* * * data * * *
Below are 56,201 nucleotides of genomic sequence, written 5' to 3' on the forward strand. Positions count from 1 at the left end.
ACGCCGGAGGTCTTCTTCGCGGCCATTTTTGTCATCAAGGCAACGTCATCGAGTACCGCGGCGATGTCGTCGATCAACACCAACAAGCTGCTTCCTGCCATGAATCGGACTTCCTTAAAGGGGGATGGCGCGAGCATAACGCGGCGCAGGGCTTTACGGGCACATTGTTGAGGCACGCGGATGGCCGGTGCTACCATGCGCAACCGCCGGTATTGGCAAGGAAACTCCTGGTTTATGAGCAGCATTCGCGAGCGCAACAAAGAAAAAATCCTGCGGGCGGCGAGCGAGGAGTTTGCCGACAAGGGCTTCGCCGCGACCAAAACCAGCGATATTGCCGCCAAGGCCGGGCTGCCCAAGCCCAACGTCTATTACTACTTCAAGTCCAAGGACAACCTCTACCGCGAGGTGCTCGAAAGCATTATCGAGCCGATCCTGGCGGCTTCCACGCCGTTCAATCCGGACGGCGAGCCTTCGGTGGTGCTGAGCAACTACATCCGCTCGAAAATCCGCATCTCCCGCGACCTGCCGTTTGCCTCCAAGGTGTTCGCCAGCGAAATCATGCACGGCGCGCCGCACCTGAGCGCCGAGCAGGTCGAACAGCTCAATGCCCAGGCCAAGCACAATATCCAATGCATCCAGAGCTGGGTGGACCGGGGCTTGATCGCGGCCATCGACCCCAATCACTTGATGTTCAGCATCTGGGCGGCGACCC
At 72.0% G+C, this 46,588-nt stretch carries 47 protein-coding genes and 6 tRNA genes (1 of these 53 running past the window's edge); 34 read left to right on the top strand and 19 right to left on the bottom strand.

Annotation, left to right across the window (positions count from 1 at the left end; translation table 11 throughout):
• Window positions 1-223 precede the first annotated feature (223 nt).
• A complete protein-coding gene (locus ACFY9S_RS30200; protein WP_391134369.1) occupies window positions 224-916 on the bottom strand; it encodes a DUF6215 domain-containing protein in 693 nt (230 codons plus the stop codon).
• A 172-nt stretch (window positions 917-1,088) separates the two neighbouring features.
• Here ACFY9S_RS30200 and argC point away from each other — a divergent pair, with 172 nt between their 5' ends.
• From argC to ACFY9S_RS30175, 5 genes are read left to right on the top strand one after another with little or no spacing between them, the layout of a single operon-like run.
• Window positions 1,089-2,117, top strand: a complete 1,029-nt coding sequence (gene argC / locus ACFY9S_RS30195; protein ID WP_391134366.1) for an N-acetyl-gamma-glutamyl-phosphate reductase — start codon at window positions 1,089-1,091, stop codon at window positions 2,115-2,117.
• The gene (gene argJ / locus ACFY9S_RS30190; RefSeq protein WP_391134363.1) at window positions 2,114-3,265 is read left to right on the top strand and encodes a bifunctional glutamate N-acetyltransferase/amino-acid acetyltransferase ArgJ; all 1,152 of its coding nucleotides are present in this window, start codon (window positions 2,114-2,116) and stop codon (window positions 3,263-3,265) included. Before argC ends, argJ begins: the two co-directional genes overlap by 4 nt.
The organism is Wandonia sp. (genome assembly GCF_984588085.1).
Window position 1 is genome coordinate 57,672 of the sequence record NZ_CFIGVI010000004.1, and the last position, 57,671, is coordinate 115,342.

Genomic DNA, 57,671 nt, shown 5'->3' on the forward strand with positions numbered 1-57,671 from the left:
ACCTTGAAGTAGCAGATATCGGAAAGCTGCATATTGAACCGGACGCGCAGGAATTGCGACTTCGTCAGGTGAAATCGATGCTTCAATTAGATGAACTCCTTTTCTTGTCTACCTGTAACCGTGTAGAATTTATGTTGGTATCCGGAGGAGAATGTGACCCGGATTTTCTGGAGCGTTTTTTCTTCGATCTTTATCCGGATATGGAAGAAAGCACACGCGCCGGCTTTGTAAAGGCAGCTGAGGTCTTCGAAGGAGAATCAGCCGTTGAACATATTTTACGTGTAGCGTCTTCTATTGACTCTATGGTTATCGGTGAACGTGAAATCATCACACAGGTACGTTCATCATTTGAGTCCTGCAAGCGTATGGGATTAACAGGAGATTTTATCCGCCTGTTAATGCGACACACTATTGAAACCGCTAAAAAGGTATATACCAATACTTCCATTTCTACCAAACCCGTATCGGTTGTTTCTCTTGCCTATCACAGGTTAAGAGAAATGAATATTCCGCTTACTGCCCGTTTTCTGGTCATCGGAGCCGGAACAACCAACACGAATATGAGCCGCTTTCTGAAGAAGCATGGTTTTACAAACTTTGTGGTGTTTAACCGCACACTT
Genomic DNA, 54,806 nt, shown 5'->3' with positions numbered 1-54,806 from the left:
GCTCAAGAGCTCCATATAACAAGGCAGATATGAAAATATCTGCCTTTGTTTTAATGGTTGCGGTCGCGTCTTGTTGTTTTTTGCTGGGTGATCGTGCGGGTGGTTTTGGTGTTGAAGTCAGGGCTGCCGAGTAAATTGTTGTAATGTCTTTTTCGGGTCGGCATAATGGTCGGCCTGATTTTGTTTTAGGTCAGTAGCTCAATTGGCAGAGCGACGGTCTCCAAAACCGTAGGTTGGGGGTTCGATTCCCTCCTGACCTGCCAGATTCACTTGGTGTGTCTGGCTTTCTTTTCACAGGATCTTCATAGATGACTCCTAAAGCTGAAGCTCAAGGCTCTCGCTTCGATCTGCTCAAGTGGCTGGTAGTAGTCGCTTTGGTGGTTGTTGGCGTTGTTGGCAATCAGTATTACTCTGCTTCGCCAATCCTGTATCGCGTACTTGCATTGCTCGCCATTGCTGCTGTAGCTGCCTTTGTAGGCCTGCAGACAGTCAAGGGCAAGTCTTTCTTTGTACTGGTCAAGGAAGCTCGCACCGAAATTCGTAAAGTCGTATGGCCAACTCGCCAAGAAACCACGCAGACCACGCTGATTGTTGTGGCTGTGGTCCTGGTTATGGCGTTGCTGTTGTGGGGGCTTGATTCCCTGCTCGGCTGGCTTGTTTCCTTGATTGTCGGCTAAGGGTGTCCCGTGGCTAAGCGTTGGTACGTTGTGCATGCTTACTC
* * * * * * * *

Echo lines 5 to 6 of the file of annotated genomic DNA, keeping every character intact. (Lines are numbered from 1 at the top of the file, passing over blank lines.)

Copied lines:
• Window positions 1-223 precede the first annotated feature (223 nt).
• A complete protein-coding gene (locus ACFY9S_RS30200; protein WP_391134369.1) occupies window positions 224-916 on the bottom strand; it encodes a DUF6215 domain-containing protein in 693 nt (230 codons plus the stop codon).